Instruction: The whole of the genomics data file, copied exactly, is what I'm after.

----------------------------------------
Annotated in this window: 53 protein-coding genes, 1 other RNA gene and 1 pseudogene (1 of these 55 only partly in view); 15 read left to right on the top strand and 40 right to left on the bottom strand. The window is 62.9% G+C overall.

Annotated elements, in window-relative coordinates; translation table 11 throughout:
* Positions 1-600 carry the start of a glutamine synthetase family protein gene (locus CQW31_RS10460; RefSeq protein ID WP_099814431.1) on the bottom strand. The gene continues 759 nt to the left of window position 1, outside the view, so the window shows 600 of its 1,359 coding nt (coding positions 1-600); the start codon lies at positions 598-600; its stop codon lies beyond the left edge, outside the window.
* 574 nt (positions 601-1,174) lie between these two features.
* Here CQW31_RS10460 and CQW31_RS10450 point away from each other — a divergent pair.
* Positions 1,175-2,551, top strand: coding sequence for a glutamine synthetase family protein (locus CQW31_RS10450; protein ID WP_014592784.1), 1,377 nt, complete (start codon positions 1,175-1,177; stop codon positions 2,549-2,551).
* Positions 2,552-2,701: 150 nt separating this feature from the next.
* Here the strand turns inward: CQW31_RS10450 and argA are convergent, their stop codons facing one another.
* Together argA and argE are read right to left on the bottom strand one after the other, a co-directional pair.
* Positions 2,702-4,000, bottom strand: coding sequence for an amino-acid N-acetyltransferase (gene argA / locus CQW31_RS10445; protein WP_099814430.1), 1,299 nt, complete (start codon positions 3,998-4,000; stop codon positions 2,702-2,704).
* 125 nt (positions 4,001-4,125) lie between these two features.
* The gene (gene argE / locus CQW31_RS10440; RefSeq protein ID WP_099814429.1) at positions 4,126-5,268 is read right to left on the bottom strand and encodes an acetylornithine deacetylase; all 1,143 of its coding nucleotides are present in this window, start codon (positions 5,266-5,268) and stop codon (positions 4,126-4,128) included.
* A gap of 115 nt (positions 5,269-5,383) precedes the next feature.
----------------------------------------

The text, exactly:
Annotated in this window: 53 protein-coding genes, 1 other RNA gene and 1 pseudogene (1 of these 55 only partly in view); 15 read left to right on the top strand and 40 right to left on the bottom strand. The window is 62.9% G+C overall.

Annotated elements, in window-relative coordinates; translation table 11 throughout:
* Positions 1-600 carry the start of a glutamine synthetase family protein gene (locus CQW31_RS10460; RefSeq protein ID WP_099814431.1) on the bottom strand. The gene continues 759 nt to the left of window position 1, outside the view, so the window shows 600 of its 1,359 coding nt (coding positions 1-600); the start codon lies at positions 598-600; its stop codon lies beyond the left edge, outside the window.
* 574 nt (positions 601-1,174) lie between these two features.
* Here CQW31_RS10460 and CQW31_RS10450 point away from each other — a divergent pair.
* Positions 1,175-2,551, top strand: coding sequence for a glutamine synthetase family protein (locus CQW31_RS10450; protein ID WP_014592784.1), 1,377 nt, complete (start codon positions 1,175-1,177; stop codon positions 2,549-2,551).
* Positions 2,552-2,701: 150 nt separating this feature from the next.
* Here the strand turns inward: CQW31_RS10450 and argA are convergent, their stop codons facing one another.
* Together argA and argE are read right to left on the bottom strand one after the other, a co-directional pair.
* Positions 2,702-4,000, bottom strand: coding sequence for an amino-acid N-acetyltransferase (gene argA / locus CQW31_RS10445; protein WP_099814430.1), 1,299 nt, complete (start codon positions 3,998-4,000; stop codon positions 2,702-2,704).
* 125 nt (positions 4,001-4,125) lie between these two features.
* The gene (gene argE / locus CQW31_RS10440; RefSeq protein ID WP_099814429.1) at positions 4,126-5,268 is read right to left on the bottom strand and encodes an acetylornithine deacetylase; all 1,143 of its coding nucleotides are present in this window, start codon (positions 5,266-5,268) and stop codon (positions 4,126-4,128) included.
* A gap of 115 nt (positions 5,269-5,383) precedes the next feature.